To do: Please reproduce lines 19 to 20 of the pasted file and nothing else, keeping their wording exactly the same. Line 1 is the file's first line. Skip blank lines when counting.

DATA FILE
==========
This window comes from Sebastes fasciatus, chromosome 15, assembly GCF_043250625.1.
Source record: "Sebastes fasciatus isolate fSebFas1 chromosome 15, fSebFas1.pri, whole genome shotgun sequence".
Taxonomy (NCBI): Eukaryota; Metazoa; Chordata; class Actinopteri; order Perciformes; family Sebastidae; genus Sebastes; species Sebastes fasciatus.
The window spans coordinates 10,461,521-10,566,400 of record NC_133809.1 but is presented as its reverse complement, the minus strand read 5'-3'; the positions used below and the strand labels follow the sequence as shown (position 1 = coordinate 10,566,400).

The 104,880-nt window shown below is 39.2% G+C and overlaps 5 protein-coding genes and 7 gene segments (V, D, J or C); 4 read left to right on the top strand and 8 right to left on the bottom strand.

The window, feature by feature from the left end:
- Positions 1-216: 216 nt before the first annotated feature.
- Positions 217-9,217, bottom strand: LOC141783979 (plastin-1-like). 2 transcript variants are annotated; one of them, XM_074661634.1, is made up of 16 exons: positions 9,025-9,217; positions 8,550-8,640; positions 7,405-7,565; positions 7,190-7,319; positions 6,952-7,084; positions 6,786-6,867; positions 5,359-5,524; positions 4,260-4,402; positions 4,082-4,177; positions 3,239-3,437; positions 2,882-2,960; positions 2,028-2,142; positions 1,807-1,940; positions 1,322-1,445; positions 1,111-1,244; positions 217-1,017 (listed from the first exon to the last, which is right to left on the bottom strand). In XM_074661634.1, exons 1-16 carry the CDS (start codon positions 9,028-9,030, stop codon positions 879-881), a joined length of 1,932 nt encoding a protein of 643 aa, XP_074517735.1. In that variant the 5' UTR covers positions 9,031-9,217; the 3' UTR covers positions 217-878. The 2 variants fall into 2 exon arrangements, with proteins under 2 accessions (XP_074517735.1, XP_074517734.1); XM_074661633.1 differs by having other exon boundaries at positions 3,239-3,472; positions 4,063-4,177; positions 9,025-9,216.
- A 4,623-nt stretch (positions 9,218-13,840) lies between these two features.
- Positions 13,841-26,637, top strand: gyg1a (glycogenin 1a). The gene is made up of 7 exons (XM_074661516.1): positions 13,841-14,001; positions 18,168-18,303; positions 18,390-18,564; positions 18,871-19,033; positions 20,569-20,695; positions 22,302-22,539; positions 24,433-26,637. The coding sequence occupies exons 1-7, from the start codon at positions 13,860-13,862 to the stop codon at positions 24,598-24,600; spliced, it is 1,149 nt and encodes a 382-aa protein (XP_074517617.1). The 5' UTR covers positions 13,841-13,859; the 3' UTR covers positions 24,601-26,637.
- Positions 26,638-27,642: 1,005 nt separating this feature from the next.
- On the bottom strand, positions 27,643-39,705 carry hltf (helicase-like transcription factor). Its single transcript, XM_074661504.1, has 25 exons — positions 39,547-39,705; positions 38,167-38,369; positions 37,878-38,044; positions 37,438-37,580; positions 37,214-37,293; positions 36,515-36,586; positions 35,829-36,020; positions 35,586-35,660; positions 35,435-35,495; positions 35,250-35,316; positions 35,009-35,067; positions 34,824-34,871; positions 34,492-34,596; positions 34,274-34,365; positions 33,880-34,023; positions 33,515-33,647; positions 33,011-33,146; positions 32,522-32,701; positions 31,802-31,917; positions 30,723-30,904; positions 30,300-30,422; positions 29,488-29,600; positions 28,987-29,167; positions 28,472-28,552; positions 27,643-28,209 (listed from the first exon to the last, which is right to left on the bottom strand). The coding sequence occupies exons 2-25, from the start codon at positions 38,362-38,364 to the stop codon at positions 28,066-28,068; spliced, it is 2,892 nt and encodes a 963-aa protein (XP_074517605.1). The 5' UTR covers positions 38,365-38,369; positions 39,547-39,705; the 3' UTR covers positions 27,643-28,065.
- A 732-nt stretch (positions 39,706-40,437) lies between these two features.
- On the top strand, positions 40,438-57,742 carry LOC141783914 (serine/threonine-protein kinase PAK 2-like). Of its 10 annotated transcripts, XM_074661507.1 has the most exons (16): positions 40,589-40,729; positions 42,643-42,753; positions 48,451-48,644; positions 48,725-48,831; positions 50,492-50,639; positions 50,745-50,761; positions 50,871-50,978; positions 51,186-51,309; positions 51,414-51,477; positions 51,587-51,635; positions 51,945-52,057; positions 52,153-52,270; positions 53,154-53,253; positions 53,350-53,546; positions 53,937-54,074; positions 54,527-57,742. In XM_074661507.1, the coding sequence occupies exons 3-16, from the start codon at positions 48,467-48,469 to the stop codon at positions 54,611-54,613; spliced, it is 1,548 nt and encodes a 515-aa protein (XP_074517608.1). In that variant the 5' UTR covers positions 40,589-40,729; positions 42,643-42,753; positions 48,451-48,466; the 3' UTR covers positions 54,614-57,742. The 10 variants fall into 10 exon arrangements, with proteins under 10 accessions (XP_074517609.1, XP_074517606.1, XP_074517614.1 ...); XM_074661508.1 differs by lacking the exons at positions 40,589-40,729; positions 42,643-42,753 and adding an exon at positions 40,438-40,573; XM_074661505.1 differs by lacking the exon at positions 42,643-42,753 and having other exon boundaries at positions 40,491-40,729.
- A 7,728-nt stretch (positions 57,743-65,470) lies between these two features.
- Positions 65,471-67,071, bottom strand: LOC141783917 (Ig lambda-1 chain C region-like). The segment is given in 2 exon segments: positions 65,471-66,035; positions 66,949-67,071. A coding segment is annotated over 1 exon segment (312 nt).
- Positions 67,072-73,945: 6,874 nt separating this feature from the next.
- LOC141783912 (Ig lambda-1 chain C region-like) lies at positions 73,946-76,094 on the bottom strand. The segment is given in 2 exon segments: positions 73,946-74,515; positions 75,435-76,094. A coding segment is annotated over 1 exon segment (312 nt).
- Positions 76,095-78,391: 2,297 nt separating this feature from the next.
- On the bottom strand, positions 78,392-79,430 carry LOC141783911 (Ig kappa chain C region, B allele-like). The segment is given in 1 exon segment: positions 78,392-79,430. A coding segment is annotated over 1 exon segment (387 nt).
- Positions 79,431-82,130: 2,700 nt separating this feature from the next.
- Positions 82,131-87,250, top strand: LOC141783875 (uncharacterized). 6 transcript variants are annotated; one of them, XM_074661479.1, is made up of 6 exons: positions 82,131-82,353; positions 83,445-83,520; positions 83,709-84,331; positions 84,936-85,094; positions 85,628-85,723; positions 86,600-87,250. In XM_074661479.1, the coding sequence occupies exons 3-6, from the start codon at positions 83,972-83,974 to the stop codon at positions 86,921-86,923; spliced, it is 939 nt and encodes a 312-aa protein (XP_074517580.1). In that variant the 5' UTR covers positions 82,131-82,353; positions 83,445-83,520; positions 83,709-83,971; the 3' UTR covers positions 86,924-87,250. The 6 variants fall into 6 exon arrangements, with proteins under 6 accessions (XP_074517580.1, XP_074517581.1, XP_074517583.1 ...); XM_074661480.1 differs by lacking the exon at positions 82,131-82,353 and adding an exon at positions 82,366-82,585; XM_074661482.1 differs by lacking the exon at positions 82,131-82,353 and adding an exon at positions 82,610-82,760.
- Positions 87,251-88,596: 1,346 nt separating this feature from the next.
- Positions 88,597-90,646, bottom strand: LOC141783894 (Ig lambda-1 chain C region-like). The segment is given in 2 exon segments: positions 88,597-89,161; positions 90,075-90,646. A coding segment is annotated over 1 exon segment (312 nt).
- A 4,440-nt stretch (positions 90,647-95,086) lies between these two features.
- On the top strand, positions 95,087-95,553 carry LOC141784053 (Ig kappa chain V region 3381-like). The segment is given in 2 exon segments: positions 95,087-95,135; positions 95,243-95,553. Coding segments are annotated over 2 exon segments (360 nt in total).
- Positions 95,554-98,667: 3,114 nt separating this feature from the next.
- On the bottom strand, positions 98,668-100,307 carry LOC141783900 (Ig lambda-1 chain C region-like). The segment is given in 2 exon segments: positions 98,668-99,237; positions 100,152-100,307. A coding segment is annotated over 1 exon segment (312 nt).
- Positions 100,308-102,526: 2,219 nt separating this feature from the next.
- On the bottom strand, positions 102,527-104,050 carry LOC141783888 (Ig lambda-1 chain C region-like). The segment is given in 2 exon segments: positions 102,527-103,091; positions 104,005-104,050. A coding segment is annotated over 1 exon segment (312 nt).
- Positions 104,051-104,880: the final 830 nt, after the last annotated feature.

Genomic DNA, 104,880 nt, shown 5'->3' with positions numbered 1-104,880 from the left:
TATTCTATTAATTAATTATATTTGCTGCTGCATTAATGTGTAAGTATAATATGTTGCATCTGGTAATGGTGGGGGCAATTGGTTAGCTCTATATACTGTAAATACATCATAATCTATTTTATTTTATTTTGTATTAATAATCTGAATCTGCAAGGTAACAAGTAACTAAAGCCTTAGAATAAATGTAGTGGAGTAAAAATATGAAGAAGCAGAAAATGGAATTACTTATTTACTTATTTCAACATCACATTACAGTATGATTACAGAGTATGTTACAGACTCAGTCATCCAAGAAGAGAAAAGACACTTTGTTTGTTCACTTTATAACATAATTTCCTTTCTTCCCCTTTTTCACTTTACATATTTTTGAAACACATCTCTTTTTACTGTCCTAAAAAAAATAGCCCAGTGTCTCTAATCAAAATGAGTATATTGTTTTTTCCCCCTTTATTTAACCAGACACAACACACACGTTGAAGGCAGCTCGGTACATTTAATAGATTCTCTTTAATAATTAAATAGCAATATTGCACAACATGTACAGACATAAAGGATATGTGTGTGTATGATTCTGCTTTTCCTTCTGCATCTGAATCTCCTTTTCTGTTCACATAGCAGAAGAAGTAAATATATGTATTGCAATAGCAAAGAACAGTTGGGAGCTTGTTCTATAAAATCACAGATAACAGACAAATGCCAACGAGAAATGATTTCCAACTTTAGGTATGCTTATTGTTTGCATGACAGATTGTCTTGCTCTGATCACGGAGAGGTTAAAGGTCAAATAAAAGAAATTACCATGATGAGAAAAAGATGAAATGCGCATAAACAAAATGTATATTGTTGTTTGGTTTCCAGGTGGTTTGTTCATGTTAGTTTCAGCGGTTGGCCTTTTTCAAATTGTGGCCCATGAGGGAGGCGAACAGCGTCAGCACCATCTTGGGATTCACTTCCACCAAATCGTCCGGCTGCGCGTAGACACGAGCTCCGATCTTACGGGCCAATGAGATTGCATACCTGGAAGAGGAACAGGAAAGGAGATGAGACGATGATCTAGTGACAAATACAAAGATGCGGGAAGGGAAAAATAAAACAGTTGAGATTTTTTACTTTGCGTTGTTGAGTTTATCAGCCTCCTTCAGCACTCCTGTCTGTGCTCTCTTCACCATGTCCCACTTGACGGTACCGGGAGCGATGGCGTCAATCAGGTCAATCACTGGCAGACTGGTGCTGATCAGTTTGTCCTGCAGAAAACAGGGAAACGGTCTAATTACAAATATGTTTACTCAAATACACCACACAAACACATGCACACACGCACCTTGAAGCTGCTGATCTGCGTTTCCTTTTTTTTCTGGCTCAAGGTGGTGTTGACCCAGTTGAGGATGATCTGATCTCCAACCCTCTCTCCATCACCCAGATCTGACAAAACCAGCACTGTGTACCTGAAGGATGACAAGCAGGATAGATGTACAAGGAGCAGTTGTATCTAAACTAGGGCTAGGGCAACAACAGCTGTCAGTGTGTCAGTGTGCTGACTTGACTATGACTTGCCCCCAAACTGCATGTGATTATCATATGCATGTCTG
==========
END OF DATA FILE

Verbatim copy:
- Positions 76,095-78,391: 2,297 nt separating this feature from the next.
- On the bottom strand, positions 78,392-79,430 carry LOC141783911 (Ig kappa chain C region, B allele-like). The segment is given in 1 exon segment: positions 78,392-79,430. A coding segment is annotated over 1 exon segment (387 nt).